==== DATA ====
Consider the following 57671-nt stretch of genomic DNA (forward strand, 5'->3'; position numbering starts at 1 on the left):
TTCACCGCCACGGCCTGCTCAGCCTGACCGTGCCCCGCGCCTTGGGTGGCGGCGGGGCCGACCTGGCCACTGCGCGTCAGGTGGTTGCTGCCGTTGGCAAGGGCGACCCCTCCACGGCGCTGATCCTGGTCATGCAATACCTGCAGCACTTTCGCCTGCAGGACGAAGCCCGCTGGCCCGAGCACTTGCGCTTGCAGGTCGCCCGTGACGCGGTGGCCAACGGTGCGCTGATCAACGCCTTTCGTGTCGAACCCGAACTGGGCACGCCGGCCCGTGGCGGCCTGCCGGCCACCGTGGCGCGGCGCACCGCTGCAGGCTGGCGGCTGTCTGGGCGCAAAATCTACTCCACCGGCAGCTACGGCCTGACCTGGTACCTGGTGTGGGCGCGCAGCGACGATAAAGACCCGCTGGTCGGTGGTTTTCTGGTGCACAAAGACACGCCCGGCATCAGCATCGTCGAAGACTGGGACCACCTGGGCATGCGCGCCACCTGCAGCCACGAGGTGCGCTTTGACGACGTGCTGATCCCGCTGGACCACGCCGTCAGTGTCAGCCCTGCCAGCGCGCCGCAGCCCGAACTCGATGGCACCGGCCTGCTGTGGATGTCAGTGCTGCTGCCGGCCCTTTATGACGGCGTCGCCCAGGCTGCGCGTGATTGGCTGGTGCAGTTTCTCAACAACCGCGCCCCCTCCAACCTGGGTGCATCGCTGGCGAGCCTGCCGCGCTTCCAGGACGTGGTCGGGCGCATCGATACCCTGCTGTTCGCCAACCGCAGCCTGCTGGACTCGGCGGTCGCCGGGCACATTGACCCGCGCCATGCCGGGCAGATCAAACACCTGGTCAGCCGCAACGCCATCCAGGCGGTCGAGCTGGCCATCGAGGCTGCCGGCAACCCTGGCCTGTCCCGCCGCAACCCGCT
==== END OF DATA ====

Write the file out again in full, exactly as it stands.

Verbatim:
Consider the following 57671-nt stretch of genomic DNA (forward strand, 5'->3'; position numbering starts at 1 on the left):
TTCACCGCCACGGCCTGCTCAGCCTGACCGTGCCCCGCGCCTTGGGTGGCGGCGGGGCCGACCTGGCCACTGCGCGTCAGGTGGTTGCTGCCGTTGGCAAGGGCGACCCCTCCACGGCGCTGATCCTGGTCATGCAATACCTGCAGCACTTTCGCCTGCAGGACGAAGCCCGCTGGCCCGAGCACTTGCGCTTGCAGGTCGCCCGTGACGCGGTGGCCAACGGTGCGCTGATCAACGCCTTTCGTGTCGAACCCGAACTGGGCACGCCGGCCCGTGGCGGCCTGCCGGCCACCGTGGCGCGGCGCACCGCTGCAGGCTGGCGGCTGTCTGGGCGCAAAATCTACTCCACCGGCAGCTACGGCCTGACCTGGTACCTGGTGTGGGCGCGCAGCGACGATAAAGACCCGCTGGTCGGTGGTTTTCTGGTGCACAAAGACACGCCCGGCATCAGCATCGTCGAAGACTGGGACCACCTGGGCATGCGCGCCACCTGCAGCCACGAGGTGCGCTTTGACGACGTGCTGATCCCGCTGGACCACGCCGTCAGTGTCAGCCCTGCCAGCGCGCCGCAGCCCGAACTCGATGGCACCGGCCTGCTGTGGATGTCAGTGCTGCTGCCGGCCCTTTATGACGGCGTCGCCCAGGCTGCGCGTGATTGGCTGGTGCAGTTTCTCAACAACCGCGCCCCCTCCAACCTGGGTGCATCGCTGGCGAGCCTGCCGCGCTTCCAGGACGTGGTCGGGCGCATCGATACCCTGCTGTTCGCCAACCGCAGCCTGCTGGACTCGGCGGTCGCCGGGCACATTGACCCGCGCCATGCCGGGCAGATCAAACACCTGGTCAGCCGCAACGCCATCCAGGCGGTCGAGCTGGCCATCGAGGCTGCCGGCAACCCTGGCCTGTCCCGCCGCAACCCGCT